Our Proud Heritage
The origin of the company goes back more than 100 years, to 1889 when Herbert Evans, a young Welshman, arrived in the bustling mining town of Johannesburg with a cart, a ladder, some paint brushes and a level of ambition matched only by his integrity. Two years later, he had founded Herbert Evans (Proprietary) Limited, thus establishing his own paint manufacturing business.
Success followed and in 1910 Herbert Evans launched the first “ready-mixed” colour paints in South Africa. In 1915, Parthenon became the trademark of Herbert Evans (Proprietary) Limited, the first of several milestones in his life, which also included the development of a floor polish and a revolutionary “best elastic” carriage varnish that could accommodate the expansion and contraction of wooden carriage wheels and underworks. Herbert Evans’ next step was into the automotive paint business in 1949, when he began preparing coatings under licence for Akzo Nobel. By this time the company had an entrenched reputation for innovation, quality and service and was ready to expand. The opportunity for expansion arrived and Herbert Evans (Proprietary) Limited combined operations with Chrome Chemicals, a partnership that formed the basis of the Plascon business that was acquired by Barloworld in 1970.
Some Interesting Facts
- Mr. Evans knew the famous South African painter Pierneef
- Walter Sisulu, Secretary-General of the African National Congress 1949–1954, once worked as a paint mixer for Herbert Evans in Johannesburg
Milestones In The Life Of Company Founder Herbert Evans
Mr. Herbert Evans is born in Shrewsbury, Wales, U.K. (first year of the Crimean War).
Mr. Evans arrives in Durban.
Mr. Evans arrives in Jhb.
Mr. Evans purchases 5 stands on the corner of Eloff and Pritchard Streets at the Government auctions for ₤250. He establishes Herbert Evans (Proprietary) Limited and his first shop in a mushrooming Johannesburg, the city of gold, operating as a gilder, glazier, signwriter and house painter.
Herbert Evans sells the 5 stands for ₤15,000.
The Jameson raid. Thirty-five tons of dynamite explode at the Braamfontein magazine, shattering almost every pane of glass in Johannesburg. Herbert Evans buys up all the glass in Cape Town, Durban and Port Elizabeth and re-glazes Johannesburg.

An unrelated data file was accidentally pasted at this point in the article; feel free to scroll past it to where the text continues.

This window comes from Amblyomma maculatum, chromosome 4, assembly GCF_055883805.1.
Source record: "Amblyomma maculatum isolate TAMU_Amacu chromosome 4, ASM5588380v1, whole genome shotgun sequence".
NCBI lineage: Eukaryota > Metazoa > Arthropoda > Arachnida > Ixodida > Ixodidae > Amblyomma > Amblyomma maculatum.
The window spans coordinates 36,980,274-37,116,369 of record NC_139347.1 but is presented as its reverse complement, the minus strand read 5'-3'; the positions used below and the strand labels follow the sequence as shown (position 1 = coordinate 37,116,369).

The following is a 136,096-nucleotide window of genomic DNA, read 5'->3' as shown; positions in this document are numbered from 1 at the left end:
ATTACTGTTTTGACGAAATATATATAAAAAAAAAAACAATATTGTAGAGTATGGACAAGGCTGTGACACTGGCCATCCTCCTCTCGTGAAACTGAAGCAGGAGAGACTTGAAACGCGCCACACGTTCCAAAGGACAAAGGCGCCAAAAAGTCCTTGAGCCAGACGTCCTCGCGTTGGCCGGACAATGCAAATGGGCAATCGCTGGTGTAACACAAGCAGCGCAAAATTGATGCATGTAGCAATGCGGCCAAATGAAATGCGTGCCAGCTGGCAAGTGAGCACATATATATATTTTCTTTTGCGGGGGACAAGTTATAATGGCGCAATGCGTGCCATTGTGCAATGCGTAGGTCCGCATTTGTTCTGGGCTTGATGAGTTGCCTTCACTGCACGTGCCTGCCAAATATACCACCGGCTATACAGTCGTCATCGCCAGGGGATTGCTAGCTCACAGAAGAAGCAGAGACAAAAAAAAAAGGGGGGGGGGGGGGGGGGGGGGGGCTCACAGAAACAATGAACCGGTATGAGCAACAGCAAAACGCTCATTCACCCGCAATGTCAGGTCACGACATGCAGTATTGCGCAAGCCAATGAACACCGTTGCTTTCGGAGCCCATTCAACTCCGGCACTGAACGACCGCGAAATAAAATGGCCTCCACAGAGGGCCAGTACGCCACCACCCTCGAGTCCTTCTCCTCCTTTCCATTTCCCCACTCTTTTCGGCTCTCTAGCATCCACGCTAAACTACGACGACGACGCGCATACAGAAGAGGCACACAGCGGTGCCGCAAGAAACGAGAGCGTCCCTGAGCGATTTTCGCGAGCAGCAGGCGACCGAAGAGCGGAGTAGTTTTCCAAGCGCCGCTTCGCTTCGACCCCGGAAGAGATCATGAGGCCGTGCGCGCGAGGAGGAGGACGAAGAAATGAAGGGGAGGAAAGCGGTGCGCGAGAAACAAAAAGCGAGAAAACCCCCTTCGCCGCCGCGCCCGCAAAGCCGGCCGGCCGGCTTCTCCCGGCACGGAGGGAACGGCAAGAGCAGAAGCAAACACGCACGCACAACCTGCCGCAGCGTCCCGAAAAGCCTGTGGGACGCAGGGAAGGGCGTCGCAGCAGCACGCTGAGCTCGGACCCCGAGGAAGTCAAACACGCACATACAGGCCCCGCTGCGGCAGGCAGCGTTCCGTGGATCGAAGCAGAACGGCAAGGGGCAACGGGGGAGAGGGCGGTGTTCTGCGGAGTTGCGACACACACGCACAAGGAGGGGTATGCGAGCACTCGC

Herbert Evans is closed for business during the Anglo-Boer War.
Herbert Evans offers tube colours for sale to carriage painters. Herbert Evans provides paint for construction projects including Corner House, the Old National Bank in Market Street, the St. Mary’s Cathedral Hall in Plein Street, the Johannesburg Stock Exchange, Stuttafords, Cuthberts in Eloff Street and Mosenthals.
The South African Art Union is founded, its object being to publish portfolios of pictures by South African and other artists. The first committee comprise, amongst others, Mr. Herbert Evans and Mr. Anton van Wouw.
Mr. Evan’s love for painting and sketching leads him to open an art gallery in his new headquarters on the corner of Kruis and Pritchard Streets.
Depression in Johannesburg with much unemployment on the gold mines after 50,000 Chinese workers are recruited from the Far East. Zoo Lake is constructed to provide work for the unemployed.
Herbert Evans’ staff complement consists of 18 monthly paid staff and a much larger number of weekly paid painters signwriters and glaziers. Total salary is bill ₤1,000 including Mr. Evans’ salary of ₤60. Herbert Evans gets involved in decorating Mansions around Johannesburg. Sir Herbert Baker (then Mr. Baker) the renowned architect was a strong believer in the firm of Herbert Evans
Herbert Evans proceeds with construction of new 3-storey landmark building, the Paint Warehouse, in Pritchard Street to house its business, at a cost of ₤16,000. July 1913 brought the Great Mining Strike. Park Station and The Star offices burned down. General Smuts intervenes to quell the rioting
The Rand Revolt strikers establish a stronghold at Fordsburg Square. At the “Battle of Ellis Park” a large detachment of Imperial Light Horse is ambushed, with heavy loss of life. Herbert Evans’ factory in Doornfontein stands fully in the line of fire, with bullets whistling by and peppering holes in the brickwork.
Mr. Evans passes away at the age of 78. The business continues under the chairmanship of his eldest son Herbert Durrant Evans.